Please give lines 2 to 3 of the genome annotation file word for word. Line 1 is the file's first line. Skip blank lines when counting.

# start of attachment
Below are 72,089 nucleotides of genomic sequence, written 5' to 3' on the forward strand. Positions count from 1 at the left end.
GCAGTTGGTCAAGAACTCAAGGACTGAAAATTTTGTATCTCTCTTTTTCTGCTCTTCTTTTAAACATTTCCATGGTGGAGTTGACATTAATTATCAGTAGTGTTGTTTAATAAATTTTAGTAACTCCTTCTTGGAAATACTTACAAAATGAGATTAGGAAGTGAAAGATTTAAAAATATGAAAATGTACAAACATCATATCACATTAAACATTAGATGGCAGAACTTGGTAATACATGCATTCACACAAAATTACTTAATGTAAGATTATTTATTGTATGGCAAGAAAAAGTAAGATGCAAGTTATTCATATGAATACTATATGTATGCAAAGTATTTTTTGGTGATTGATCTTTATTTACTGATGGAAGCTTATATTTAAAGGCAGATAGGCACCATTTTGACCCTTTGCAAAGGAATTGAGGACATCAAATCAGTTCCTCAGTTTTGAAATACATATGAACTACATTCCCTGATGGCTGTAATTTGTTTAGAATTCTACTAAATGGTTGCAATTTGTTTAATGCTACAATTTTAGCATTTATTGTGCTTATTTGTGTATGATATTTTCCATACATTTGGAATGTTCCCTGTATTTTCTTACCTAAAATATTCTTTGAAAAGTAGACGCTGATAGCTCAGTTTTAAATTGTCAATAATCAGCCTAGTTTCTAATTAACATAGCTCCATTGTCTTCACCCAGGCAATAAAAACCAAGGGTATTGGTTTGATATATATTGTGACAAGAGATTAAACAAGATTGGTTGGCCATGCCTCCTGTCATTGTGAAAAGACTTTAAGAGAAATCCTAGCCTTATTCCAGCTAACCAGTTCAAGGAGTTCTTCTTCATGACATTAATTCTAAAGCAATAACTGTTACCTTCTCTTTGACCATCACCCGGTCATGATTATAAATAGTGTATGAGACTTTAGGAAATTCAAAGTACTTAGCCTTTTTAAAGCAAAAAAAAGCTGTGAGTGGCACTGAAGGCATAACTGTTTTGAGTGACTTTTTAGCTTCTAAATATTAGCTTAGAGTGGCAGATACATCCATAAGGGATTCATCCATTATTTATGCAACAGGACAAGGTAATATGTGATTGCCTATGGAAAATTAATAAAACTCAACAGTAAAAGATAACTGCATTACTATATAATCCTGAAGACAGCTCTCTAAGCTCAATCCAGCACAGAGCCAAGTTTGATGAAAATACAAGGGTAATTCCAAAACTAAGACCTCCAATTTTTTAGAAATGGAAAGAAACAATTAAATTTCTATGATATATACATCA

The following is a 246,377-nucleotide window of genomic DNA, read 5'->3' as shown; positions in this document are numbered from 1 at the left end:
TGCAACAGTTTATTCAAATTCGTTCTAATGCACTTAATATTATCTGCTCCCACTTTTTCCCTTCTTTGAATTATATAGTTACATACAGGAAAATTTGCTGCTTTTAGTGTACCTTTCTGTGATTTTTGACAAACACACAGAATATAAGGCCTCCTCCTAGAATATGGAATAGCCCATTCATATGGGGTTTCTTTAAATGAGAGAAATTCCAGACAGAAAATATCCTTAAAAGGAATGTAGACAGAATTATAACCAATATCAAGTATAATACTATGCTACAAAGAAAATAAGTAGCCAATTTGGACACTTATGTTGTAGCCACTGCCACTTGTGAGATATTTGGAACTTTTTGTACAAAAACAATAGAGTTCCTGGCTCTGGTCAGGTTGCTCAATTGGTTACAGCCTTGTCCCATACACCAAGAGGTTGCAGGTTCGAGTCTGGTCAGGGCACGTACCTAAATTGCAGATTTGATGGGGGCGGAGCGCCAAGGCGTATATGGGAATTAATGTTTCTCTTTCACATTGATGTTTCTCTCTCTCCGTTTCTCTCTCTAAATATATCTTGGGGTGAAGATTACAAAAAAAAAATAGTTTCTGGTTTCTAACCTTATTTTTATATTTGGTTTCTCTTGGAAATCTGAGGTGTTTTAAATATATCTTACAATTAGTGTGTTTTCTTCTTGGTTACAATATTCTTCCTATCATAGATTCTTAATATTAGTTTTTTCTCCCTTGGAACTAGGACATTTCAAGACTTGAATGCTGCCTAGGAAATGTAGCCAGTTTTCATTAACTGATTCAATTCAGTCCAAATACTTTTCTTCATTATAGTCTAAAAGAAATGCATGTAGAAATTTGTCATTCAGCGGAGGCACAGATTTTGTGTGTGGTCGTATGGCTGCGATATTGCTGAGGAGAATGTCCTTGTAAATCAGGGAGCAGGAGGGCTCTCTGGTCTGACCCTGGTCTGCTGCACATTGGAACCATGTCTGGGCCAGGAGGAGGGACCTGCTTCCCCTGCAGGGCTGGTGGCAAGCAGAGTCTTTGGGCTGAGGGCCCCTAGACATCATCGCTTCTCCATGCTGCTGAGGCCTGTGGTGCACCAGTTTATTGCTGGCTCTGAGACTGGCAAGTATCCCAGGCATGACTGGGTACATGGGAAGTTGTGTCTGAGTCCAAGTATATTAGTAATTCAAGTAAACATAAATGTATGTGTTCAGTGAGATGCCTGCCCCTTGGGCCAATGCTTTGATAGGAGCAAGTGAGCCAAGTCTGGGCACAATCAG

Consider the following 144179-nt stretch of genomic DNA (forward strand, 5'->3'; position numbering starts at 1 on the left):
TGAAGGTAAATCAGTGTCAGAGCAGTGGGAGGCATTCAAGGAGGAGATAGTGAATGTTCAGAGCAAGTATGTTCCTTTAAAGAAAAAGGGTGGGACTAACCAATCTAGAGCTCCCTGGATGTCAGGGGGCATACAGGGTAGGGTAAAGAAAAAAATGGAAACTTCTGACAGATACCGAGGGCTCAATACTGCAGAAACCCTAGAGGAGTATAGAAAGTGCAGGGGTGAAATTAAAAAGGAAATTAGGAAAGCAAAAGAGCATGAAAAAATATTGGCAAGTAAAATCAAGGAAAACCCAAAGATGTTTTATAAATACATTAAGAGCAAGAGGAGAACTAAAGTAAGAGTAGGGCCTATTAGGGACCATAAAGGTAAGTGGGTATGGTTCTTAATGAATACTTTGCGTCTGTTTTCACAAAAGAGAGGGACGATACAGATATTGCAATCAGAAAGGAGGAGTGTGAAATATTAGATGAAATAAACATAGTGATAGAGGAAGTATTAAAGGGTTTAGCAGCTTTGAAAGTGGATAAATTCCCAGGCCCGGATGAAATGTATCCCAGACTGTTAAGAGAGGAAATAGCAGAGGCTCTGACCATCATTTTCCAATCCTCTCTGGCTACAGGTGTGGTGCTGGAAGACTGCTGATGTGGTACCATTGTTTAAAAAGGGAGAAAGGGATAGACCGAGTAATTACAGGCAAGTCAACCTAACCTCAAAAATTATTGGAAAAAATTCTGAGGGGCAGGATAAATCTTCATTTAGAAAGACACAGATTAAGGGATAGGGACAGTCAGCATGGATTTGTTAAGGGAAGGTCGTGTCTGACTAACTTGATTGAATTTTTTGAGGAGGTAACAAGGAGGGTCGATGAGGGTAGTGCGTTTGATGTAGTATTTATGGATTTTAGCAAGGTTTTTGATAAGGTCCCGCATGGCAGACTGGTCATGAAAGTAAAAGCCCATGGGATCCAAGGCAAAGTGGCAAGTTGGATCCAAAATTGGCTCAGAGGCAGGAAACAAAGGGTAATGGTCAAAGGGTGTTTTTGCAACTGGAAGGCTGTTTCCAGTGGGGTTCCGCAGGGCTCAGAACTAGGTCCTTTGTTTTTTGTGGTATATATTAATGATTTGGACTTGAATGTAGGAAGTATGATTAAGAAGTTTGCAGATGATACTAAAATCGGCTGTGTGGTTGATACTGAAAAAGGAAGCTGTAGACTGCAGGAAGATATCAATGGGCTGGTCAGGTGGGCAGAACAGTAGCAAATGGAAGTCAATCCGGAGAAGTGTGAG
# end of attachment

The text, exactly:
GCAGTTGGTCAAGAACTCAAGGACTGAAAATTTTGTATCTCTCTTTTTCTGCTCTTCTTTTAAACATTTCCATGGTGGAGTTGACATTAATTATCAGTAGTGTTGTTTAATAAATTTTAGTAACTCCTTCTTGGAAATACTTACAAAATGAGATTAGGAAGTGAAAGATTTAAAAATATGAAAATGTACAAACATCATATCACATTAAACATTAGATGGCAGAACTTGGTAATACATGCATTCACACAAAATTACTTAATGTAAGATTATTTATTGTATGGCAAGAAAAAGTAAGATGCAAGTTATTCATATGAATACTATATGTATGCAAAGTATTTTTTGGTGATTGATCTTTATTTACTGATGGAAGCTTATATTTAAAGGCAGATAGGCACCATTTTGACCCTTTGCAAAGGAATTGAGGACATCAAATCAGTTCCTCAGTTTTGAAATACATATGAACTACATTCCCTGATGGCTGTAATTTGTTTAGAATTCTACTAAATGGTTGCAATTTGTTTAATGCTACAATTTTAGCATTTATTGTGCTTATTTGTGTATGATATTTTCCATACATTTGGAATGTTCCCTGTATTTTCTTACCTAAAATATTCTTTGAAAAGTAGACGCTGATAGCTCAGTTTTAAATTGTCAATAATCAGCCTAGTTTCTAATTAACATAGCTCCATTGTCTTCACCCAGGCAATAAAAACCAAGGGTATTGGTTTGATATATATTGTGACAAGAGATTAAACAAGATTGGTTGGCCATGCCTCCTGTCATTGTGAAAAGACTTTAAGAGAAATCCTAGCCTTATTCCAGCTAACCAGTTCAAGGAGTTCTTCTTCATGACATTAATTCTAAAGCAATAACTGTTACCTTCTCTTTGACCATCACCCGGTCATGATTATAAATAGTGTATGAGACTTTAGGAAATTCAAAGTACTTAGCCTTTTTAAAGCAAAAAAAAGCTGTGAGTGGCACTGAAGGCATAACTGTTTTGAGTGACTTTTTAGCTTCTAAATATTAGCTTAGAGTGGCAGATACATCCATAAGGGATTCATCCATTATTTATGCAACAGGACAAGGTAATATGTGATTGCCTATGGAAAATTAATAAAACTCAACAGTAAAAGATAACTGCATTACTATATAATCCTGAAGACAGCTCTCTAAGCTCAATCCAGCACAGAGCCAAGTTTGATGAAAATACAAGGGTAATTCCAAAACTAAGACCTCCAATTTTTTAGAAATGGAAAGAAACAATTAAATTTCTATGATATATACATCA

The following is a 246,377-nucleotide window of genomic DNA, read 5'->3' as shown; positions in this document are numbered from 1 at the left end: